Sunday, March 31, 2013

Day 3 Roanoke to Asheville, 2013

 I have noticed that day 2 of my rides is typically the hardest.  Mentally and physically, I'm not sure why.  Nutrition, hydration and RPE seem to be the same,  but by the end of the day, I am usually ready to throw in the towel.  Add in the day long freezing temps and, well,  I called the wife and made plans to ride 45 miles to the interstate in TN to bail early. 

Day 3 dawned, and as I looked at myself in the mirror, I confirmed that I was making the right decision.  I ate breakfast, drank some more crappy hotel coffee, and got dressed and loaded.   But, I couldn't do it.  I couldn't throw in the towel just yet.  I called the wife back and set a cut off time with her so that we could touch base in a couple of hours and reassess.   By the time that cut off rolled around, I was still cold, and not having a great time,   but I decided to go for it and attempt to make it to Asheville.

3 hours later I arrived at Christa's in Pineola.  This awesome little deli on 181 and the Parkway is a must.  The pulled pork was tempting but I went for a bacon, egg and cheese with tomato on a homemade yeast roll.   The ladies tempted me with coconut cake, but I don't ride well when stuffed, so I passed.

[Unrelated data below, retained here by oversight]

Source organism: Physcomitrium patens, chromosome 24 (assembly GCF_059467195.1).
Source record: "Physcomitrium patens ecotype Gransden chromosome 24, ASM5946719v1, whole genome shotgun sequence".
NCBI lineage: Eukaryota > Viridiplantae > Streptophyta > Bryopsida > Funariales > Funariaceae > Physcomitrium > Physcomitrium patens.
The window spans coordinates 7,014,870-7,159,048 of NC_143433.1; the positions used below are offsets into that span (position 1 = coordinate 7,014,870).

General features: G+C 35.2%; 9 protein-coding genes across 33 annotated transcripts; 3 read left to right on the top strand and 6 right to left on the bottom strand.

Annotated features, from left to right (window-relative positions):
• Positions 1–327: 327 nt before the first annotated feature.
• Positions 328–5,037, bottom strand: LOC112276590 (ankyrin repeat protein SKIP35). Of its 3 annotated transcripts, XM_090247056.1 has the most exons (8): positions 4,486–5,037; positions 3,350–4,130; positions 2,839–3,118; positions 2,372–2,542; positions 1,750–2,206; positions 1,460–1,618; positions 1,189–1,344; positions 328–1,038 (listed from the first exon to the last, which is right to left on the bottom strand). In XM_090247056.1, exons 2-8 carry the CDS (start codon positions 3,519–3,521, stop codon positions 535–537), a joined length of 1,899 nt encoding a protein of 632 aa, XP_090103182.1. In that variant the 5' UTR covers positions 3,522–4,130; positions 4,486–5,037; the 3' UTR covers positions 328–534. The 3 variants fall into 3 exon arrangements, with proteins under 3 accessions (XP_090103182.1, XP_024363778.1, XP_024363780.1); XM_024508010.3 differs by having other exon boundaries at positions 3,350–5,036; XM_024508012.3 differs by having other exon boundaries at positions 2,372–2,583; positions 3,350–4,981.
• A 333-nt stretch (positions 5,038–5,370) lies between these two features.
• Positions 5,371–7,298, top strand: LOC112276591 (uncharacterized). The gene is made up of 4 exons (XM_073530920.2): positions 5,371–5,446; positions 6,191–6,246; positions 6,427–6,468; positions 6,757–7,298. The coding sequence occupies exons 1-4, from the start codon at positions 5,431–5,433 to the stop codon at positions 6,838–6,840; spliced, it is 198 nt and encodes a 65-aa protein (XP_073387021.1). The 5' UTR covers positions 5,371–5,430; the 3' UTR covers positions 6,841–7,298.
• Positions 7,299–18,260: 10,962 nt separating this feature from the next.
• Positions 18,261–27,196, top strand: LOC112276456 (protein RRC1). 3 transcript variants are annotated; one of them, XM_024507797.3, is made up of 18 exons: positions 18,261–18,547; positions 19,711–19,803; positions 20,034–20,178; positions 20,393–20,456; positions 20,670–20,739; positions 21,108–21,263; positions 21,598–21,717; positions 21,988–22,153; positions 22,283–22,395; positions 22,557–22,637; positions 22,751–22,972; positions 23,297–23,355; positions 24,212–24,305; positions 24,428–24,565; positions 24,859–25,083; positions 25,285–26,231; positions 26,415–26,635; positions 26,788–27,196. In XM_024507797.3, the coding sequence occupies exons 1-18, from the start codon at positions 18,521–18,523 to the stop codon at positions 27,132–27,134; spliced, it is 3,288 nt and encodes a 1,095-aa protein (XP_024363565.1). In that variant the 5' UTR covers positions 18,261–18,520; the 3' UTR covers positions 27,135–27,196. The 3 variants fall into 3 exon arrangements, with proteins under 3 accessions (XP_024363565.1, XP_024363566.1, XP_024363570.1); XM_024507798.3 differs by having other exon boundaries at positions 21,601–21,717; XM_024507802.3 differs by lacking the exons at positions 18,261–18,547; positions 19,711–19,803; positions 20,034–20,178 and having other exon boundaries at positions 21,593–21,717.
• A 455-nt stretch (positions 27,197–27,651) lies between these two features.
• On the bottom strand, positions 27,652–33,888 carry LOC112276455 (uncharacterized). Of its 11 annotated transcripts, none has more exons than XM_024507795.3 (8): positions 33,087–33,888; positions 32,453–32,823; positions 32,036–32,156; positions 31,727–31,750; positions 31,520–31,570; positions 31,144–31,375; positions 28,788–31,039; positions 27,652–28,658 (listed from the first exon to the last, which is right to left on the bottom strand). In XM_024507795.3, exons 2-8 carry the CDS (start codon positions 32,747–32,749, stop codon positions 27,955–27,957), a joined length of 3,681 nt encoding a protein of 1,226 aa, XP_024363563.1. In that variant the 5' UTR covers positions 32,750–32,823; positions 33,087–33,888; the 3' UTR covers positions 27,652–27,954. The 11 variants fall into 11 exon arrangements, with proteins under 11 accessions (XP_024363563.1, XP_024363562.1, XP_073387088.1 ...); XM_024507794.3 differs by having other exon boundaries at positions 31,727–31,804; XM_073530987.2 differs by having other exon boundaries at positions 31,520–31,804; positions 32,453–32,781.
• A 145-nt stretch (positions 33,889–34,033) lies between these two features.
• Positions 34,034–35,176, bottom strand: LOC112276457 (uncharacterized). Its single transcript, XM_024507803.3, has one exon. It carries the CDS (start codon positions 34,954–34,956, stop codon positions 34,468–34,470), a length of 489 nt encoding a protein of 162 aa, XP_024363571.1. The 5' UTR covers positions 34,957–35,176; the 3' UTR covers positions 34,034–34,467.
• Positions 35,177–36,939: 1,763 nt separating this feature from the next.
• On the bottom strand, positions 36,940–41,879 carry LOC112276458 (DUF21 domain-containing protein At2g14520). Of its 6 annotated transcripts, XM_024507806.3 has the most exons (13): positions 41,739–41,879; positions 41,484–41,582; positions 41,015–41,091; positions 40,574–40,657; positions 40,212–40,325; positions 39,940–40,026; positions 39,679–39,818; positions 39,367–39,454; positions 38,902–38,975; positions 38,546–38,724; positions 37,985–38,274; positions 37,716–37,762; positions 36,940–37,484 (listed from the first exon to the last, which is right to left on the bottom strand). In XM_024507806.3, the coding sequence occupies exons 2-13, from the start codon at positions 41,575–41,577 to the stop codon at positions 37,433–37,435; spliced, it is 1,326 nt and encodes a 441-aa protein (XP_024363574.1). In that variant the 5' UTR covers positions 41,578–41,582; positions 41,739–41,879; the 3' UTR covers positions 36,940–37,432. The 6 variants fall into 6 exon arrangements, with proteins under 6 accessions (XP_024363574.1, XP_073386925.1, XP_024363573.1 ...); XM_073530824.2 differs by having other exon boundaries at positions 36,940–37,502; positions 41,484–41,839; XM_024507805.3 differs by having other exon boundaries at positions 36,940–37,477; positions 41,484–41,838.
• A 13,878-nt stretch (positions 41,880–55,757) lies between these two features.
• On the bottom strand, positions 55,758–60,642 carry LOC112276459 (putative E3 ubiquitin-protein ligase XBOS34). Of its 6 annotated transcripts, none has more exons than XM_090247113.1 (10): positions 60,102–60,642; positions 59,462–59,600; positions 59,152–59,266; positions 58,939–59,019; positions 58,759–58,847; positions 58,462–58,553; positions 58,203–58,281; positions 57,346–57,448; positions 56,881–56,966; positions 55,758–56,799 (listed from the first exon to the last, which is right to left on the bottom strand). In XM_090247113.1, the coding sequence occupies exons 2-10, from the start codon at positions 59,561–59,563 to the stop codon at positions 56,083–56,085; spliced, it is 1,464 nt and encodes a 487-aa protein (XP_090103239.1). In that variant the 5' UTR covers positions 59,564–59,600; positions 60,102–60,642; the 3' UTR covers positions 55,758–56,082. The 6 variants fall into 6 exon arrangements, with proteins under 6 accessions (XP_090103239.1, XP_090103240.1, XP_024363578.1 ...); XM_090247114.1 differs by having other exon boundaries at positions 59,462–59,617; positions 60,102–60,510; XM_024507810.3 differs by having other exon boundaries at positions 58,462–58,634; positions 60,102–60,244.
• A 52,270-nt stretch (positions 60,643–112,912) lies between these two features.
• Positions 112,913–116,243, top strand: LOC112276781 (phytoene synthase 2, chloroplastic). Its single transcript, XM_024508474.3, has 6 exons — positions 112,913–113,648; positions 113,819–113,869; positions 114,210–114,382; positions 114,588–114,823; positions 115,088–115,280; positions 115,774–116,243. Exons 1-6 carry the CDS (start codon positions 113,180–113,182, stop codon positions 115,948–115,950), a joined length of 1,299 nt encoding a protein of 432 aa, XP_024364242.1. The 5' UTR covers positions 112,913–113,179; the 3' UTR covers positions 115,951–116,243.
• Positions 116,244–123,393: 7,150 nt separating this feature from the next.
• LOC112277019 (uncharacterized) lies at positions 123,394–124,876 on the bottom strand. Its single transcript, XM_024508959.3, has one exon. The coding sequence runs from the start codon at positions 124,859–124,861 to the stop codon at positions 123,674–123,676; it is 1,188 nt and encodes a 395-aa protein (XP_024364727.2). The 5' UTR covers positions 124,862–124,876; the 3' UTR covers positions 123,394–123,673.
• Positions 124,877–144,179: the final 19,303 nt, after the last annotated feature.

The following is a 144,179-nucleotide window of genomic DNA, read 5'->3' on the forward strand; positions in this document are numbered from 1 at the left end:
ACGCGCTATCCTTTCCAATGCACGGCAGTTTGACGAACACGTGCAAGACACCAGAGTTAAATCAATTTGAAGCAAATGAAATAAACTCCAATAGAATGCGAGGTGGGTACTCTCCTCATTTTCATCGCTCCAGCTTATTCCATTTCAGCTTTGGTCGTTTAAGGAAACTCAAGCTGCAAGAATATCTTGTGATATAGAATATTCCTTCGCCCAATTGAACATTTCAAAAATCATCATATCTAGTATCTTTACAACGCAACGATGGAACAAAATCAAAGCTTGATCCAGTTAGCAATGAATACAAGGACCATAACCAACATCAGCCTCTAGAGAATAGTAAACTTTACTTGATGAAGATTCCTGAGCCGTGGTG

I mailed a post card to the kid and headed out.  Instead of attempting the parkway, I took 181 to 183 to 221 all the way to Marion.  As I dropped down into the valley, I was greeted by warmer temps and sunshine.  My body started to warm and my spirits lifted.  Only 50 miles to go.  Once into the valley, I stopped and shed my layers down to knee warmers, arm warmers and short sleeve jersey.  I swapped the insulated gloves for some lightweight gloves and took of the toe warmers and toe covers.   Then I cruised.  It was not all easy the rest of the way, and I was definitely beat, but I knew that I had stood up to the challenge and succeeded.  
I wanted to get home and had only 15 miles to go, but I knew that I needed a boost.  I stopped at a gas station for a coke and that gave me the kick I needed to make it the rest of the way. 

It was my first long ride on the Siren John Henry and I am pleased with the piece of art that I get to ride.  The steel frame provided a smooth and stable ride,  and I will soon need to go for a Wobblenaught fit to perfect the comfort level!   I swapped the fat tires out for a set of 700c x  35 semi slicks and they worked well.  The night before leaving, I considered taking the Foundry road bike but did not want to risk the slick tires on snowy/icy conditions.  That turned out to be a good choice.

Leaving the camping gear behind was a good choice too.  It was great to be able to eat well and rest well, not having to deal with trying to stay warm for 12 hrs of darkness.  

I look forward to the next trip, but will be spending my time until then, cherishing the here and now, loving my family and growing with them.

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